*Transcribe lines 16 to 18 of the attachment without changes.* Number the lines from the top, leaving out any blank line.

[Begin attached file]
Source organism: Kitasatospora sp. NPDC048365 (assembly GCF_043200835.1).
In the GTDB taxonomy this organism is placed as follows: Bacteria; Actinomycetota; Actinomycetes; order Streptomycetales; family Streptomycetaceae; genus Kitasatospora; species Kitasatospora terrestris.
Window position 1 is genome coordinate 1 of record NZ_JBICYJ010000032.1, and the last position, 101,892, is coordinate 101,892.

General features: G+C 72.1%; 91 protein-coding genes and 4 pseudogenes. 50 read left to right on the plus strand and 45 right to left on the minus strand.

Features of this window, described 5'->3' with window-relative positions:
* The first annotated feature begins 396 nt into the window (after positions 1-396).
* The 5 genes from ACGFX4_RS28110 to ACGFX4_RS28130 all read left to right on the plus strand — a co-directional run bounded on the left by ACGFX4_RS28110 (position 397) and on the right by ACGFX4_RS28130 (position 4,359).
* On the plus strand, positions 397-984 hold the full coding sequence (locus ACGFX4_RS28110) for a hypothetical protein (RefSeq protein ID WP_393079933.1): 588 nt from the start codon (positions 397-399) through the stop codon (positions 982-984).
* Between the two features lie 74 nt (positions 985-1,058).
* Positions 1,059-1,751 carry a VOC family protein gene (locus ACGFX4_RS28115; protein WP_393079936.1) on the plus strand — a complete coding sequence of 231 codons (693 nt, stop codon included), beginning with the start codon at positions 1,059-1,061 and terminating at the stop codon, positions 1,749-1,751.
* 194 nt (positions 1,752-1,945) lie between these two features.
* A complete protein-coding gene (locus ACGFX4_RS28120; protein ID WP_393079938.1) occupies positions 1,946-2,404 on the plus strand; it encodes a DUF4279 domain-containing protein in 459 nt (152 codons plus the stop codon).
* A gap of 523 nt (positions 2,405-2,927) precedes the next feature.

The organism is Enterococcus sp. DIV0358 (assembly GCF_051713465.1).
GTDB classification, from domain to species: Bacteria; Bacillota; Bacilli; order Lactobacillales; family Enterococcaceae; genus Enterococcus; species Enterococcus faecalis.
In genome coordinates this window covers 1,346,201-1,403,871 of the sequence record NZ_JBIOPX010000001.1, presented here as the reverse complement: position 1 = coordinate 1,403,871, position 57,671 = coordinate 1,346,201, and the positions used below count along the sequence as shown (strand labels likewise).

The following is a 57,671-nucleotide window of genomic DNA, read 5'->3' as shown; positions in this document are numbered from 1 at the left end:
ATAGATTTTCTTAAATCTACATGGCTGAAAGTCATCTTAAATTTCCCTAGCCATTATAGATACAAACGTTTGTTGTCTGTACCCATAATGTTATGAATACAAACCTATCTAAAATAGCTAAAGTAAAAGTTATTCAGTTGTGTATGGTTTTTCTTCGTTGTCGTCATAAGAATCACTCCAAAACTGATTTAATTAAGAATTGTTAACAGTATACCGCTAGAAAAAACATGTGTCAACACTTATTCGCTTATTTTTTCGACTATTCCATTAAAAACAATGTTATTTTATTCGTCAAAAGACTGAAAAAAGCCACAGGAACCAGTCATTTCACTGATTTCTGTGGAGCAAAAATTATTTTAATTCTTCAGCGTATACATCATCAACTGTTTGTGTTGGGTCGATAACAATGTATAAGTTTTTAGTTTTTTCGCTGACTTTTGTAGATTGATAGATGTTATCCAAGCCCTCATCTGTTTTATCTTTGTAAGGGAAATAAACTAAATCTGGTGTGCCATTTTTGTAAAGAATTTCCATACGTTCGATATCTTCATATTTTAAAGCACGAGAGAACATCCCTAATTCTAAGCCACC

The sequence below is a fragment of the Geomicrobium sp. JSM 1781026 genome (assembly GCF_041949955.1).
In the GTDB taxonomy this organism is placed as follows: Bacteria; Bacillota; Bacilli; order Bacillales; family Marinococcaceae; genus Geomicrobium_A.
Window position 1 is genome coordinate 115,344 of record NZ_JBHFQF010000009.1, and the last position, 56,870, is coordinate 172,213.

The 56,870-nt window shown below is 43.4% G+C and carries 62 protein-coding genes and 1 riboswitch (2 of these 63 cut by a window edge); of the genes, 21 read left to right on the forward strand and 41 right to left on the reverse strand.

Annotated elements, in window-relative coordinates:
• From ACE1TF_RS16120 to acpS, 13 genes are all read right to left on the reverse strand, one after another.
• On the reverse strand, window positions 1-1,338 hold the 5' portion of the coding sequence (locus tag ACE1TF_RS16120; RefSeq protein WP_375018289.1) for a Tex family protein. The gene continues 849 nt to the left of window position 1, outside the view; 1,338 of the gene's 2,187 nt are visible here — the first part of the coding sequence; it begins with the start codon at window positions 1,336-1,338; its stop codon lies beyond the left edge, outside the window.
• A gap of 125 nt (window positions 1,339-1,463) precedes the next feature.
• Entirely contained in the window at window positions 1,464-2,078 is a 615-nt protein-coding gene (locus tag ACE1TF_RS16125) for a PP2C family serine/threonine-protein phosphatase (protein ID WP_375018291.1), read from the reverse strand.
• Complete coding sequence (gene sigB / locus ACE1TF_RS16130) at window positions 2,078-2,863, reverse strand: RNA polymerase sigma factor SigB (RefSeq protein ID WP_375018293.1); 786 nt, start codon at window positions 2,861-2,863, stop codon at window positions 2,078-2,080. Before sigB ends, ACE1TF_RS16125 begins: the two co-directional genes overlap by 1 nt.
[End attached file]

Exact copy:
In genome coordinates this window covers 1,346,201-1,403,871 of the sequence record NZ_JBIOPX010000001.1, presented here as the reverse complement: position 1 = coordinate 1,403,871, position 57,671 = coordinate 1,346,201, and the positions used below count along the sequence as shown (strand labels likewise).

The following is a 57,671-nucleotide window of genomic DNA, read 5'->3' as shown; positions in this document are numbered from 1 at the left end:
ATAGATTTTCTTAAATCTACATGGCTGAAAGTCATCTTAAATTTCCCTAGCCATTATAGATACAAACGTTTGTTGTCTGTACCCATAATGTTATGAATACAAACCTATCTAAAATAGCTAAAGTAAAAGTTATTCAGTTGTGTATGGTTTTTCTTCGTTGTCGTCATAAGAATCACTCCAAAACTGATTTAATTAAGAATTGTTAACAGTATACCGCTAGAAAAAACATGTGTCAACACTTATTCGCTTATTTTTTCGACTATTCCATTAAAAACAATGTTATTTTATTCGTCAAAAGACTGAAAAAAGCCACAGGAACCAGTCATTTCACTGATTTCTGTGGAGCAAAAATTATTTTAATTCTTCAGCGTATACATCATCAACTGTTTGTGTTGGGTCGATAACAATGTATAAGTTTTTAGTTTTTTCGCTGACTTTTGTAGATTGATAGATGTTATCCAAGCCCTCATCTGTTTTATCTTTGTAAGGGAAATAAACTAAATCTGGTGTGCCATTTTTGTAAAGAATTTCCATACGTTCGATATCTTCATATTTTAAAGCACGAGAGAACATCCCTAATTCTAAGCCACC